A small business is often the reflection of its owner. Prish Moran is generous, creative and fearless, just like her café. Ms. Moran grew up in the suburbs of New York City. After living in Europe, she came to Buffalo in 1986. She fell head-over-heels in love with the Victorian city, and she went to work restoring her own home. A decorator, painter and designer by trade, Ms. Moran has taken jobs across Buffalo and its suburbs. Ever since moving here, Ms. Moran has acquired buildings off the city’s demolition list, at a rate of roughly one per year. Her restoration projects include apartments, family homes and now, with Sweet_ness 7, commercial properties as well. “I have such a respect for old buildings and craftsmanship. I’m grateful that I can see past the ugliness and see the beauty of a building. Every house I restore, neighborhoods have changed around them,” she tells us. This is nowhere more true than Buffalo’s West Side, a bustling urban district in the early and mid-20th century, that fell into steep economic decline in the late 1960s. At that time the streets filled with vacancy signs, buildings began to deteriorate and crime skyrocketed. Even still, the neighborhood has always been home to resilient, hardworking people. Recently, the West Side has seen some turnaround. New properties are being purchased and restored by people like Ms. Moran, often with the assistance of numerous community groups that have helped the revitalization process. The West Side has seen an influx of immigration after The Refugee Protection Act of 1980, which, according to the non-profit Restore Fairness, “created a legal status for asylum and a formal process for the resettlement of refugees from around the world.” According to Bryana DiFonzo, the Volunteer Manager at Journey’s End Refugee Services and speaker at the 2013 TEDx Buffalo talks, 1,800 refugees now come to Buffalo each year. Since the 1980s, some 20,000 refugees have settled in Buffalo, many on the West Side. New people means new businesses, and the meeting of different cultures makes comfortable meeting spaces vastly important. Although Sweet_ness 7 is a destination of connection and hope, it was born from sadness. In 2007, Ms. Moran’s son had recently moved back from Florence, Italy to Buffalo, but shortly thereafter was killed in a car accident. Following his passing, Ms. Moran wandered the streets close to her son’s former Parkdale Avenue home when she stumbled upon a Victorian building, dignified but unloved, at the intersection of Grant and Lafayette Streets. “This building on the corner was full of graffiti and the windows were boarded up,” Ms. Moran recalls. As fate would have it, she saw a man she knew from Forever Elmwood — a community-planning board for the popular Elmwood Village neighborhood — outside planting a tree. When she spoke with him, Ms. Moran learned that the building, which was caught in a standing vacancy because its owners had moved to a foreign country, was to be released by the courts for sale that coming Monday. Ms. Moran called the lawyer that afternoon and by the next day she was the owner. It took nine months of hard work and renovation to bring the building back into a useable condition. The property had been vacant for five years, and when Ms. Moran entered she found a gutted space orange and black wall coverings and where everything broken. She learned that the building had housed a flower shop for many years, and it was also a big mafia hangout. Upstairs there are seven apartments, which Ms. Moran updated and now rents out. Although the renovation itself was a tremendous undertaking, Ms. Moran had other difficulties. She was advised to, “Get out while you can,” admonished with advice like “You’re throwing your money down the drain,” and patronized with rhetorical questions such as “Do you know how much crime is there?” Even city officials at that time were unsupportive. One of the bigger challenges was broken sewer lines, caused by the removal of old-fashioned elevator delivery systems and the addition of sidewalks in the 1960s. In the basement of the café there was sewage — a mess, as well as a fortune for the city to fix up. Sticking to her guns, Ms. Moran stood up for herself, and eventually convinced the city to repair the sewage lines. “I had many people angry at me downtown, even though there were also many honest people. Now, everything has changed, and they are huge supporters,” Ms. Moran says. When Ms. Moran started out, she didn’t plan to open a café. In fact, she had no plans for the building on Grant and Lafayette when she bought it, but as she spent time working on it, she decided to open the café, and she would run it herself. It is named after her son — Sweet_ness 7 was his email address. Ms. Moran didn’t know much about her new neighborhood, but she has grown to love it immensely. Her dedication and admiration show in everything she does, from collecting coats for those in need in the community, showing support for other local stores (recently, she made a call out to new area storefronts Black Dots Independent Record Boutique, Esther’s Press Raw Food and Juice and The Gypsy Parlour), to inspiring community discussions, such as soliciting signatures to support traffic calming and bike lanes on Parkside, or urging others to donate to a fundraiser to restore the First Presbyterian Church at One Symphony Circle.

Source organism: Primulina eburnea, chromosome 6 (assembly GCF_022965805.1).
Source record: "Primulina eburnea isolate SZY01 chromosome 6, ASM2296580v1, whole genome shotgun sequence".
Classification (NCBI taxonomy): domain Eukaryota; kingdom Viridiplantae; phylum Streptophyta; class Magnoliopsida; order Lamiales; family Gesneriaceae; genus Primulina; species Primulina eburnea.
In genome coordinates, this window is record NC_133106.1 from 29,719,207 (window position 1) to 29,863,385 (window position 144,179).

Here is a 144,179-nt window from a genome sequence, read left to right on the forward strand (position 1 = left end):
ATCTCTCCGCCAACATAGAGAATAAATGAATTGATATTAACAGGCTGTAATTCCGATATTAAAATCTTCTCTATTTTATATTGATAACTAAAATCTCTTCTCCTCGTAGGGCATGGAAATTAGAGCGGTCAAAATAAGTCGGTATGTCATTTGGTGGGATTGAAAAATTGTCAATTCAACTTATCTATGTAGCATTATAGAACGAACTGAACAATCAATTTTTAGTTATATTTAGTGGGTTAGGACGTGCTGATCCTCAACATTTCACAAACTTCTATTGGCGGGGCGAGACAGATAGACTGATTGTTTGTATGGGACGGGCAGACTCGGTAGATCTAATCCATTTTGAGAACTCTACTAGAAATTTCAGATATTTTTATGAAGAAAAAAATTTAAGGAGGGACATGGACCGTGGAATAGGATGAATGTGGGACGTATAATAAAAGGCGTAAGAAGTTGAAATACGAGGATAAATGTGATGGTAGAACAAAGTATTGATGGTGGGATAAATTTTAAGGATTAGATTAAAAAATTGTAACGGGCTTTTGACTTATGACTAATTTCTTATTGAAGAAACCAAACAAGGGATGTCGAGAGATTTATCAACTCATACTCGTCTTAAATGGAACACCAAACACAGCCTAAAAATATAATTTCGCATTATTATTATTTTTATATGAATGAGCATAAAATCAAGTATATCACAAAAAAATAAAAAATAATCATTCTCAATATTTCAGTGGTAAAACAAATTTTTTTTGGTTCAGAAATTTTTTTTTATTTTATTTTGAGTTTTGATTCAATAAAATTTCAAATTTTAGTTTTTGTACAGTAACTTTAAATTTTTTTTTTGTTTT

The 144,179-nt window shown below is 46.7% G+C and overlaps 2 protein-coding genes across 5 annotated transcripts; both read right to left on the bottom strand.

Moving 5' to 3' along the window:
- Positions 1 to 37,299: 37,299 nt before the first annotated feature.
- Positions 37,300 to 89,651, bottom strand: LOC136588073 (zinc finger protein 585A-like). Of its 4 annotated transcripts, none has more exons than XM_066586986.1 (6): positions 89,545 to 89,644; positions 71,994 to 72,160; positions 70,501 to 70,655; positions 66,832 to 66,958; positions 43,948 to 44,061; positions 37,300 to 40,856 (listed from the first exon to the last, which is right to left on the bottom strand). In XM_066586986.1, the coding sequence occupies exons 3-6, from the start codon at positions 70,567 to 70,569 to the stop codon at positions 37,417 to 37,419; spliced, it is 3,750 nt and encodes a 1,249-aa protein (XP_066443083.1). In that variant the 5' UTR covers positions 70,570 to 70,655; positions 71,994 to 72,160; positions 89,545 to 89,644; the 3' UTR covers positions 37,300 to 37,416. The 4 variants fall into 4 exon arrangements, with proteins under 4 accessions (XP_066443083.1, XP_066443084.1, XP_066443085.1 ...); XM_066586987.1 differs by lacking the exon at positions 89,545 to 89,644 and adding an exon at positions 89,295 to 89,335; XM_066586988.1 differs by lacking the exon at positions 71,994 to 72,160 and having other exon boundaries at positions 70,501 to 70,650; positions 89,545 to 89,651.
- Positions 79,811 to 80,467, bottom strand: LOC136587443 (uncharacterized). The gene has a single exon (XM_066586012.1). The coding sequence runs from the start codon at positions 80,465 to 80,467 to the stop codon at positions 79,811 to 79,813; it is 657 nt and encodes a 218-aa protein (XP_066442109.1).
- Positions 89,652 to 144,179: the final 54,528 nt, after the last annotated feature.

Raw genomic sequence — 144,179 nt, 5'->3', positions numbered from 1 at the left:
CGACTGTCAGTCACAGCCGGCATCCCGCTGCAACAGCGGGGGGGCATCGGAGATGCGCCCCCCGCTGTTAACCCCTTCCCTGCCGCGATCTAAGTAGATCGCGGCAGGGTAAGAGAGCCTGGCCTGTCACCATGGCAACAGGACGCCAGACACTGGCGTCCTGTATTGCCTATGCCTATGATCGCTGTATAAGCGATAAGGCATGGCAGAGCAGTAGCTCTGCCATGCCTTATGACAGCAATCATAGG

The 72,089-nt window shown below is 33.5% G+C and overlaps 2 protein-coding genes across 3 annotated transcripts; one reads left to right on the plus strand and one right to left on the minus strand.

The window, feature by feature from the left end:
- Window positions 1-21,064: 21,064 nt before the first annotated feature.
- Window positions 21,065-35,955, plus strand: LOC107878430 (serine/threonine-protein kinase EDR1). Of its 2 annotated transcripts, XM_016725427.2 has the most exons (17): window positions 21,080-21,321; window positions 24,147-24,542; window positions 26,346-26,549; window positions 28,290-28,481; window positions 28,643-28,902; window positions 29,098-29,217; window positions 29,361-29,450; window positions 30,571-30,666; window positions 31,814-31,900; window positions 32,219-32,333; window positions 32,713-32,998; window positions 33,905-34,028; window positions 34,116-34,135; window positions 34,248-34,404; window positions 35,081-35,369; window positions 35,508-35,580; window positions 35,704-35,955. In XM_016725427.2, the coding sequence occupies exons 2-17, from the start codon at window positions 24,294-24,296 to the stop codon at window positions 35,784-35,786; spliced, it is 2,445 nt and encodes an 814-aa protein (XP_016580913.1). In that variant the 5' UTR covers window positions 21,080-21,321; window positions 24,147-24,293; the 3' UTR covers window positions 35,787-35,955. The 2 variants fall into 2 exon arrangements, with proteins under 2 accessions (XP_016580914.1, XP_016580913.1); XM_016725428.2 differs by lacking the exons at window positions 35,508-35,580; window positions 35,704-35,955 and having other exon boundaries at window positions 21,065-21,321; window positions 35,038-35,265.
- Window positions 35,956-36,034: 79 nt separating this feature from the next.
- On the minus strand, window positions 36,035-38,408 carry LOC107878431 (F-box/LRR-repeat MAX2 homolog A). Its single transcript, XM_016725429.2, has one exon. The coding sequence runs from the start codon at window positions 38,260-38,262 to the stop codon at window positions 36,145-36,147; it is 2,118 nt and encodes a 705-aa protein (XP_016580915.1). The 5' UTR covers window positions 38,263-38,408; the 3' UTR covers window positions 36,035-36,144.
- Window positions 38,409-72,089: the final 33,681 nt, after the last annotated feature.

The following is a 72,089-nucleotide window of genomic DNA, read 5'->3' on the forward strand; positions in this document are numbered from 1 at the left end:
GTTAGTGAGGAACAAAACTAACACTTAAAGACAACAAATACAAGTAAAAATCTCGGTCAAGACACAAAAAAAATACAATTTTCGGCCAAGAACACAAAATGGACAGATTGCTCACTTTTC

In 2010, she opened a second Sweet_ness 7 Café location in Buffalo's Parkside neighborhood, near the Buffalo Zoo and Frank Lloyd Wright-designed Martin House Complex. In that spot, crêpes are the house speciality.
“Third places,” the concept of community building in which individuals find places to congregate away from the home and the office, like Sweet_ness 7, are spaces where one can relax with a coffee and chat with the person next to you. They are also places to learn about other ideas and cultures, and to feel welcome. In Buffalo’s West Side, where hundreds of refugees are making their homes, feeling comfortable is extremely important. Sweet_ness 7 Café, Ms. Moran and the staff work to treat everyone the same — respectfully and generously. It may not be the best business plan, but it’s a good way to live, Ms. Moran told us. While painting the mural on the outside wall of the cafe, a group of Burmese immigrants and their interpreter approached her. Insisting that they wanted to meet, Ms. Moran learned that the symbol in her mural, which was inspired by the backdrop in a magazine, came from an ancient religious wall in Burma. “They told me that it was the god of happiness. Still, they tell me, ‘When we saw that, we knew we were in the right place.’"
For an intimate look at the people of Buffalo’s West Side, see the work of the award-winning social documentary photographer Milton Rogovin (1909-2011), who documented the working class of the Lower West Side in Buffalo over a span of 20 years.